Just to clarify what you mean by "automated"--are you looking for a process that completely removes the need for an interviewer, and only involves people recording their answers to a questionnaire alone with a machine?
The seems to be the model the "Outhouse" project was experimenting with. Even then, this article says that in one of the Outhouse initiatives, "around half" of the participants preferred to do face-to-face interviews rather than be recorded alone in a booth: http://camra.culturemap.org.au/central-darling/outhouse-research
I think it's a good idea to digitally capture more first-person stories, but I have trouble thinking of them as "oral histories" without a human interviewer.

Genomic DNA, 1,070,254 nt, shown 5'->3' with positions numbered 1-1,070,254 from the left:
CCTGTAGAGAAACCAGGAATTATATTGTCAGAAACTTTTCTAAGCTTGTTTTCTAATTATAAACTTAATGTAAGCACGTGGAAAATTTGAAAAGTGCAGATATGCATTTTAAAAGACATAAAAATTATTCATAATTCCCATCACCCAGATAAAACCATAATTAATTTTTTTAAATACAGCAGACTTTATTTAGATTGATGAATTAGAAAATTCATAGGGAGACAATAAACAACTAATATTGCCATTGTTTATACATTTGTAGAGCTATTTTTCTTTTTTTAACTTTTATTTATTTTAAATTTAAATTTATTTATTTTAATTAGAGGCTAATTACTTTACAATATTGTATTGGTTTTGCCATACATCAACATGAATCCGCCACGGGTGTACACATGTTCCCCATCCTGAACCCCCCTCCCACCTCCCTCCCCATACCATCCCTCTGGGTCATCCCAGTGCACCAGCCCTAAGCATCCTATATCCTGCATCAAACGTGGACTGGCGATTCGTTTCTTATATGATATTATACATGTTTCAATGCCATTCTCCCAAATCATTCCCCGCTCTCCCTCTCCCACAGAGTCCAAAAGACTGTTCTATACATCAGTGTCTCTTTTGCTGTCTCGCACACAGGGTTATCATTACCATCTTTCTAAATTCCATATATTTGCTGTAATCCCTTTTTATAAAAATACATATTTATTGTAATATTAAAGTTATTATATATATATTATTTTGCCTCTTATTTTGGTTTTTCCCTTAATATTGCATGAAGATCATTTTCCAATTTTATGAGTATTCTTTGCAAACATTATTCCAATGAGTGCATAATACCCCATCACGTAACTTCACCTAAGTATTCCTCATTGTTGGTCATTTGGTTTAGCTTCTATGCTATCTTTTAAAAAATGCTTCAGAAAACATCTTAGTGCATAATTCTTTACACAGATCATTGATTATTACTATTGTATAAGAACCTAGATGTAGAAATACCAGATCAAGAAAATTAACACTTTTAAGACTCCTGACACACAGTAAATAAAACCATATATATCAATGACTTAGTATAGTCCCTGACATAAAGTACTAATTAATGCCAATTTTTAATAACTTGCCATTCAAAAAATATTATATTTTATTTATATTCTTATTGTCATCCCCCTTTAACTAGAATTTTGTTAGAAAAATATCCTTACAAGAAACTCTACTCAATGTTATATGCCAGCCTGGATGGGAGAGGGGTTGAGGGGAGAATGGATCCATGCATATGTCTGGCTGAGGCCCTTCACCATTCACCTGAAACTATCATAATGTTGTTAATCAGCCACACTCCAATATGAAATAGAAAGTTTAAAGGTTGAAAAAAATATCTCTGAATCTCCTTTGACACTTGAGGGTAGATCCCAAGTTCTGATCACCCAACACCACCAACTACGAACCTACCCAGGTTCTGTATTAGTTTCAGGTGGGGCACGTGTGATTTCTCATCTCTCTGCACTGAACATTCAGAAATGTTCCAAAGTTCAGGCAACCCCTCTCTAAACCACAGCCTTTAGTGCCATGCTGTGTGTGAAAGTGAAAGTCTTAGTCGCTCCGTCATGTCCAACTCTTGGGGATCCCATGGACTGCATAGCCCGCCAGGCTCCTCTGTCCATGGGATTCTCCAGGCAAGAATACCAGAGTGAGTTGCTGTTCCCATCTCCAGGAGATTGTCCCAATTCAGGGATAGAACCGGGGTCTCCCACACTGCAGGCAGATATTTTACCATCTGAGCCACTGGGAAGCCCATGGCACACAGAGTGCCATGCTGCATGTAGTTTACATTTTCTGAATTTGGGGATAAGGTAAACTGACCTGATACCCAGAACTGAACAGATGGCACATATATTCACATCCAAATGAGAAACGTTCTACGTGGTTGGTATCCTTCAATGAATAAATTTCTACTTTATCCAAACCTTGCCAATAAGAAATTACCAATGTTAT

If you're interested, here are a couple more projects that are looking at how to increase the number of digital oral histories that are captured, preserved, and usefully made accessible.
Colorado Voice Preserve (they are currently looking at the infrastructure needed for a statewide oral history initiative, including technical requirements): http://www.voicepreserve.org
IMLS "Oral History in the Digital Age" site:
Director, Alliance Digital Repository
Colorado Alliance of Research Libraries